The essay’s history of the Athenian Democracy finds "ethnopolitical content" in "the political works of Athens’ great lawgivers and statesmen"
In keeping with the racialized politics of The Occidental Observer this essay places particular emphasis on the Athenians’ claim to be autochthonous, that is, “original” inhabitants that did not migrate from anywhere, a claim which, in Durocher’s view, indicates the centrality at Athens of “a strong racial identity and pride in one’s lineage.” He recognizes that “claims to autochthony must be considered mythical,” but his admiration for the way that “this widely-held belief underpinned Athenian citizenship and patriotism” suggests that such racialized pride was essential to the prosperity of Athens and should be emulated in the present. Durocher does not seem troubled that claims of autochthony often provide the motivation for xenophobic violence, including genocide, as when the Hutu political elite in Rwanda began urging other Hutus to murder members of another social group, the Tutsis, arguing, among other things, that the Tutsis were not originally from Rwanda. And indeed, when Durocher recommends this ideology, he joins a long line of Europeans who used nativism to their own political advantage: the very idea of autochthony as a meaningful category in Rwanda was produced by European colonizers, who invented and promoted these divisions in order to weaken resistance to colonization.
The appropriation of Athens in support of xenophobic and racist nationalism is disturbing, but it cannot be said to be a gross distortion of historical reality
One thing cannot be denied: Durocher knows his sources. For Athenian autochthony he cites Isocrates, Euripides, and Plato. But his interpretation of these passages depends on a simplistic, uncritical reading of them. Susan Lape, whose work Durocher quotes to support his vision of Athenian politics, in fact demonstrates that racialized conceptions of citizenship in Athens do not “emerge for reasons related to a prior sense of racial superiority” but to “supply ready answers to issues the Athenians did not wish to interrogate too deeply,” especially when citizens wanted to “justify and explain why they deserved to share in…the goods of citizenship…and why others did not” (Lape, Race and Citizen Identity p.4). That is, Durocher claims that prominent Athenians talked about racial purity because it was fundamental to their city’s politics, but Lape shows it only came up when those in power were looking for reasons to exclude others. Durocher treats Athens as a model of a race-conscious democracy; it’s actually a model for how those in power use racist language to attempt to maintain that power.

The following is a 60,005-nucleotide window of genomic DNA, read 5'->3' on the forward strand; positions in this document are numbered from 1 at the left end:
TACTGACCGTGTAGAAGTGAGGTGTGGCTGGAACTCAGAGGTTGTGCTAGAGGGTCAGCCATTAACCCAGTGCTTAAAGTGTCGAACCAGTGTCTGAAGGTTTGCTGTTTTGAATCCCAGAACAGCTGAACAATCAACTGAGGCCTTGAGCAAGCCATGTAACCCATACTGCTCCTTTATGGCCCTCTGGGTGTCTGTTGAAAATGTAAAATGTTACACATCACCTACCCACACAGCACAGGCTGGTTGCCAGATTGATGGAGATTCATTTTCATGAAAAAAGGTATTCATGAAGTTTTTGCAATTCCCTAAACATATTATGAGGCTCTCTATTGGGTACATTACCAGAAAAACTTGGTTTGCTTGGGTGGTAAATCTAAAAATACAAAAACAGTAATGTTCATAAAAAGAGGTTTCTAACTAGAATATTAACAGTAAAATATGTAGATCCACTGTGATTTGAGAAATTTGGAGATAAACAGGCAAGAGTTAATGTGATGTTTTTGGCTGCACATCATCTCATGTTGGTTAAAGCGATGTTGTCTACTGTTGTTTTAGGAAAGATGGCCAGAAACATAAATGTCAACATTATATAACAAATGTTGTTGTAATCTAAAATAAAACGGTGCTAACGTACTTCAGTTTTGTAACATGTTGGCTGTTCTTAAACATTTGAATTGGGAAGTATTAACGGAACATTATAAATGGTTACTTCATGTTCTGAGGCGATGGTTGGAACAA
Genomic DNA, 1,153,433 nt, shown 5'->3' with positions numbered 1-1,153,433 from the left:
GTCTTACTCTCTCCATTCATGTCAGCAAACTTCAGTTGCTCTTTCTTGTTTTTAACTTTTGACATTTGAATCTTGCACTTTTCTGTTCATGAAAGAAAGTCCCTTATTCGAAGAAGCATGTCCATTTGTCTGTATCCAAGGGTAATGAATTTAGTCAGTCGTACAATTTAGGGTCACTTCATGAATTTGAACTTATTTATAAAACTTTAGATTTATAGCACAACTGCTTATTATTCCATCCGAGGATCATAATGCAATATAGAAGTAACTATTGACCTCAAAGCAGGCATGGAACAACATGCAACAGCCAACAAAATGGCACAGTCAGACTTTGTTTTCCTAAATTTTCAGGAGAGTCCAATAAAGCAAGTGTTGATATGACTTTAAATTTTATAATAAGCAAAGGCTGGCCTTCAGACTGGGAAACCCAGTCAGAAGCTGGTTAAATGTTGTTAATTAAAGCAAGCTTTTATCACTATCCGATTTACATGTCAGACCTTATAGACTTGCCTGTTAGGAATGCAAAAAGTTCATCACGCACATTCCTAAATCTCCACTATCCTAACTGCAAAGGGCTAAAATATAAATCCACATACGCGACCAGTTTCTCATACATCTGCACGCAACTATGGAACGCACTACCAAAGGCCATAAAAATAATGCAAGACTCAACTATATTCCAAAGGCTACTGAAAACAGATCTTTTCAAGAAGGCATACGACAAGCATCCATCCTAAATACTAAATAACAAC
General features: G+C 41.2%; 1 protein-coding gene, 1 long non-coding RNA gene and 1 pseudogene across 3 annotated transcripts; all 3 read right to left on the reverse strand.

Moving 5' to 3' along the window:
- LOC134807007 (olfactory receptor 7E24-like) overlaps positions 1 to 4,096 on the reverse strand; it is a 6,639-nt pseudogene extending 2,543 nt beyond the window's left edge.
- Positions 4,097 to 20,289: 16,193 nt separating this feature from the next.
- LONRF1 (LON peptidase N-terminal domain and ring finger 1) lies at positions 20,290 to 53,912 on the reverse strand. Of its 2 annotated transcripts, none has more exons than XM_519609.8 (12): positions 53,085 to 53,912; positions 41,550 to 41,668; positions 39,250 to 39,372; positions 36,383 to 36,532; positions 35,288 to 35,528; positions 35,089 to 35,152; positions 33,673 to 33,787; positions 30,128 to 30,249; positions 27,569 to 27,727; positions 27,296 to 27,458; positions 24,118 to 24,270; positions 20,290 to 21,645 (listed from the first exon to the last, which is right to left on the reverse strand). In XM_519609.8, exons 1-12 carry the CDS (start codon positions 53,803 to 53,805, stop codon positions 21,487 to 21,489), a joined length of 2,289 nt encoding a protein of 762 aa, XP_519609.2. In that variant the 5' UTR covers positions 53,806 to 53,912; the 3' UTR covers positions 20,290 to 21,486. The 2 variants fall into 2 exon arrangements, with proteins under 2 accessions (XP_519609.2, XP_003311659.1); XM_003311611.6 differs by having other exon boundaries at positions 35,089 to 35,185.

The essay’s history of the Athenian Democracy is similarly tendentious, finding racialized motives and “ethnopolitical content” in “the political works of Athens’ great lawgivers and statesmen, such as Solon, Cleisthenes, and Pericles,” thus casting them as proto-ethnonationalists rather than as democratic innovators. He notes that Solon, who is often said to have “laid the foundations for Athenian democracy,” “maintain[ed] property qualifications and thus restrict[ed] certain political offices to the rich,” thus preserving political hierarchy. Solon’s poems are also praised for “condemn[ing] the nation-shattering effects of usury,” likely a dog-whistle to white supremacist readers who subscribe to anti-Semitic claims that Jewish moneylending destroys civilizations.